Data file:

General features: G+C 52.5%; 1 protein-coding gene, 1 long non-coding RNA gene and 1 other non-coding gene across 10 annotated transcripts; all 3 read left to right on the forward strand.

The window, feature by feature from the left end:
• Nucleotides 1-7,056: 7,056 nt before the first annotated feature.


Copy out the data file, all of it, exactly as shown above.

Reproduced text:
General features: G+C 52.5%; 1 protein-coding gene, 1 long non-coding RNA gene and 1 other non-coding gene across 10 annotated transcripts; all 3 read left to right on the forward strand.

The window, feature by feature from the left end:
• Nucleotides 1-7,056: 7,056 nt before the first annotated feature.